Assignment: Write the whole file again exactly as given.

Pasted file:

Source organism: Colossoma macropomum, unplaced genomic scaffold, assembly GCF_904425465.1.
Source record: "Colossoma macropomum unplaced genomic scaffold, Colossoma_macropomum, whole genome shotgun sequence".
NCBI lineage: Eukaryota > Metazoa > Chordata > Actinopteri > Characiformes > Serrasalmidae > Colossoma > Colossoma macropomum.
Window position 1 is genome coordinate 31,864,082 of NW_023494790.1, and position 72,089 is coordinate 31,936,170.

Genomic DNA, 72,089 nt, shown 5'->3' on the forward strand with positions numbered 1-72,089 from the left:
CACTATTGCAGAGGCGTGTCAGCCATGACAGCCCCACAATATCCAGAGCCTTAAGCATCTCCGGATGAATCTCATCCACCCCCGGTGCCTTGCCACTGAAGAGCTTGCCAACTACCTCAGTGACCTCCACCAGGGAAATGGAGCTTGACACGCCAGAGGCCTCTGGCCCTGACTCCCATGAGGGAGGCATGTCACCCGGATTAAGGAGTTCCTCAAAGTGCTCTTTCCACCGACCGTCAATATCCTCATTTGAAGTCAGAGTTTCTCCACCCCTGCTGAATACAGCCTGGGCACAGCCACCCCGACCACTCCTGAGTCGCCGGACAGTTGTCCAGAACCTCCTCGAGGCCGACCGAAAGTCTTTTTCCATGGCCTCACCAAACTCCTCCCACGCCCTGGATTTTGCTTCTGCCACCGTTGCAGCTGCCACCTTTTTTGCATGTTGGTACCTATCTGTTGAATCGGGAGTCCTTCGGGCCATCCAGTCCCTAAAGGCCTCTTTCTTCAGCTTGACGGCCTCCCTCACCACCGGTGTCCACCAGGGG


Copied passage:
Source organism: Colossoma macropomum, unplaced genomic scaffold, assembly GCF_904425465.1.
Source record: "Colossoma macropomum unplaced genomic scaffold, Colossoma_macropomum, whole genome shotgun sequence".
NCBI lineage: Eukaryota > Metazoa > Chordata > Actinopteri > Characiformes > Serrasalmidae > Colossoma > Colossoma macropomum.
Window position 1 is genome coordinate 31,864,082 of NW_023494790.1, and position 72,089 is coordinate 31,936,170.

Genomic DNA, 72,089 nt, shown 5'->3' on the forward strand with positions numbered 1-72,089 from the left:
CACTATTGCAGAGGCGTGTCAGCCATGACAGCCCCACAATATCCAGAGCCTTAAGCATCTCCGGATGAATCTCATCCACCCCCGGTGCCTTGCCACTGAAGAGCTTGCCAACTACCTCAGTGACCTCCACCAGGGAAATGGAGCTTGACACGCCAGAGGCCTCTGGCCCTGACTCCCATGAGGGAGGCATGTCACCCGGATTAAGGAGTTCCTCAAAGTGCTCTTTCCACCGACCGTCAATATCCTCATTTGAAGTCAGAGTTTCTCCACCCCTGCTGAATACAGCCTGGGCACAGCCACCCCGACCACTCCTGAGTCGCCGGACAGTTGTCCAGAACCTCCTCGAGGCCGACCGAAAGTCTTTTTCCATGGCCTCACCAAACTCCTCCCACGCCCTGGATTTTGCTTCTGCCACCGTTGCAGCTGCCACCTTTTTTGCATGTTGGTACCTATCTGTTGAATCGGGAGTCCTTCGGGCCATCCAGTCCCTAAAGGCCTCTTTCTTCAGCTTGACGGCCTCCCTCACCACCGGTGTCCACCAGGGG